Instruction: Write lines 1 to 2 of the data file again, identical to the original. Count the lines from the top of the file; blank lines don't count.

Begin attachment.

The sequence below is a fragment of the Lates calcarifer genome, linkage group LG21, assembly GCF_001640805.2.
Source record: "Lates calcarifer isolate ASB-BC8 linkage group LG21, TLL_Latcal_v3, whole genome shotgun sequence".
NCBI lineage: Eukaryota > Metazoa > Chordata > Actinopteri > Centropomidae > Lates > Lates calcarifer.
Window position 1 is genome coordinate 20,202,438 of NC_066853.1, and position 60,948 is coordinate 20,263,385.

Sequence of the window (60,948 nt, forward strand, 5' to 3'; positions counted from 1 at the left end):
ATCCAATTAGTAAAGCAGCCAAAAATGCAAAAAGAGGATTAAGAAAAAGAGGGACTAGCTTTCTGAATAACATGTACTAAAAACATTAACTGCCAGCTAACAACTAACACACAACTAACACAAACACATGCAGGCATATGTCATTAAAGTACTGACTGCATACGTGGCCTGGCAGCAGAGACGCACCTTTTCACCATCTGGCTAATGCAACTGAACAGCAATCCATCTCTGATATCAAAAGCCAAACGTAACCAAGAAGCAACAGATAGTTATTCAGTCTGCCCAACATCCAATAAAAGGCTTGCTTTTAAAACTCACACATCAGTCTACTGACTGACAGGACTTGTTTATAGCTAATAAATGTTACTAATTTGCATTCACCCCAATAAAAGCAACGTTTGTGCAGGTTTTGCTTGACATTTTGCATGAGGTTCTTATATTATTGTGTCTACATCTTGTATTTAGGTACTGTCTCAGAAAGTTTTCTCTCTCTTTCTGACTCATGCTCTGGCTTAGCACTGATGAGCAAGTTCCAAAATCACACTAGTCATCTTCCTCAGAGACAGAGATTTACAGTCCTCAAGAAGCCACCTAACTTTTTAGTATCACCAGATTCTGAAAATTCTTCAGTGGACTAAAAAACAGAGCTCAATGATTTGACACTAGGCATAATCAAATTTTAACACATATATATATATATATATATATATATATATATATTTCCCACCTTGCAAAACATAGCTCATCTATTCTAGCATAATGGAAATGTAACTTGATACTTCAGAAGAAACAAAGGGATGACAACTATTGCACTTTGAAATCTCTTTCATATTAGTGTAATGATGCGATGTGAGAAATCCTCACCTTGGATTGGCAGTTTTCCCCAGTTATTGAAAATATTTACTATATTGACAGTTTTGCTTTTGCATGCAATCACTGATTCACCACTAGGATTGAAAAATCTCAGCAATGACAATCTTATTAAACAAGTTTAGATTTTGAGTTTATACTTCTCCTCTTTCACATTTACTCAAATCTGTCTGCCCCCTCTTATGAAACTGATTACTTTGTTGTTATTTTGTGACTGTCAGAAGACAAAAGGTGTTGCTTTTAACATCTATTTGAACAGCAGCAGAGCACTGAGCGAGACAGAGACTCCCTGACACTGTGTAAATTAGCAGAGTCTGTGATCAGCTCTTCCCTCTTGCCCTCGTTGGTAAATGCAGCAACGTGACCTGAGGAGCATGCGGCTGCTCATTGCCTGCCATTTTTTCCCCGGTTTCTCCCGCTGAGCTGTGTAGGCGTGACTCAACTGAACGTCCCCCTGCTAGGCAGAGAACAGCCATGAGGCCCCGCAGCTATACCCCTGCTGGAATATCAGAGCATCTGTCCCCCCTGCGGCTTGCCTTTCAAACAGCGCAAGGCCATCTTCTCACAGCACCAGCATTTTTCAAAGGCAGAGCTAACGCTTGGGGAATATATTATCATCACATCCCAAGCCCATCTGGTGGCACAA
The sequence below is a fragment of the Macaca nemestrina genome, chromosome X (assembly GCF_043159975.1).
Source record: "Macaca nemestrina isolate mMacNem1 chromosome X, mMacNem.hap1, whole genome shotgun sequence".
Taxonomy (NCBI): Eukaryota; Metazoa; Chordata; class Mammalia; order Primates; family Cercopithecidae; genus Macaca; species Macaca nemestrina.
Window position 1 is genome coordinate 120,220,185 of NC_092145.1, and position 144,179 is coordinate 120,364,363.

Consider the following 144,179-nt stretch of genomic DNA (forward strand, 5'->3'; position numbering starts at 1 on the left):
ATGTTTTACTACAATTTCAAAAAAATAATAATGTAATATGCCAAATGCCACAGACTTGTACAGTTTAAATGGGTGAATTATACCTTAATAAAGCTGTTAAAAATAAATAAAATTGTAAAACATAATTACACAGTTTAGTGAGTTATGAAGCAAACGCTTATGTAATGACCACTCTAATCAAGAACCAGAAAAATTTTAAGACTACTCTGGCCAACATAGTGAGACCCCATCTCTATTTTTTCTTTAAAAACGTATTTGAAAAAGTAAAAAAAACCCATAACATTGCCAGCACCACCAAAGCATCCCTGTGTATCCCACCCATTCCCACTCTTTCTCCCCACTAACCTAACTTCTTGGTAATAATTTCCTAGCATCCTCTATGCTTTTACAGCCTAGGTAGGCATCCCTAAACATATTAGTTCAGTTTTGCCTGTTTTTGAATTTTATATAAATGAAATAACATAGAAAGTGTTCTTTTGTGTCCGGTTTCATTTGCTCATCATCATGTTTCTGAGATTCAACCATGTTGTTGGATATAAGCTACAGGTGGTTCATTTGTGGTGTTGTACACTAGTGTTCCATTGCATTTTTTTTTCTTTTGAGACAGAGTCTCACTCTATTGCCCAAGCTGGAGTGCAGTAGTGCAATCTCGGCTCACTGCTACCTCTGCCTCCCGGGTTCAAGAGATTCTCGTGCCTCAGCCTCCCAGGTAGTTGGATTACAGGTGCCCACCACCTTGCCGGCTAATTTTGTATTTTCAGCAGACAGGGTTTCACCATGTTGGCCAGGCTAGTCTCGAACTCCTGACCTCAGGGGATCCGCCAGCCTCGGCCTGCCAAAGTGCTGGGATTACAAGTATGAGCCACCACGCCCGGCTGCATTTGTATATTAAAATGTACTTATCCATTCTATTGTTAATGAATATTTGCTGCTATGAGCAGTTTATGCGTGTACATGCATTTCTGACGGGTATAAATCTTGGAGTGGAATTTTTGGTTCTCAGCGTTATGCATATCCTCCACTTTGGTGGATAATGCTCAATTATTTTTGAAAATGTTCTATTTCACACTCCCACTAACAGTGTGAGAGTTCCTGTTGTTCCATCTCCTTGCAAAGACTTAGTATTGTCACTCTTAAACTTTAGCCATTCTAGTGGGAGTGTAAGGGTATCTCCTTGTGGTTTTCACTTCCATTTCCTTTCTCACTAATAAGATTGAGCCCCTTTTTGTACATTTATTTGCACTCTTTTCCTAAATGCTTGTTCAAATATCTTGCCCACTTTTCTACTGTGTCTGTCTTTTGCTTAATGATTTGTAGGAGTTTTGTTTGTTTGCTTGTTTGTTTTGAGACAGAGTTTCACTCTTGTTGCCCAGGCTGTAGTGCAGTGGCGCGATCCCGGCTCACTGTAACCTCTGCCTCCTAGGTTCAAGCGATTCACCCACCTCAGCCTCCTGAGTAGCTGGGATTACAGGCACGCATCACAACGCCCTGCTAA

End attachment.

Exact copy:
The sequence below is a fragment of the Lates calcarifer genome, linkage group LG21, assembly GCF_001640805.2.
Source record: "Lates calcarifer isolate ASB-BC8 linkage group LG21, TLL_Latcal_v3, whole genome shotgun sequence".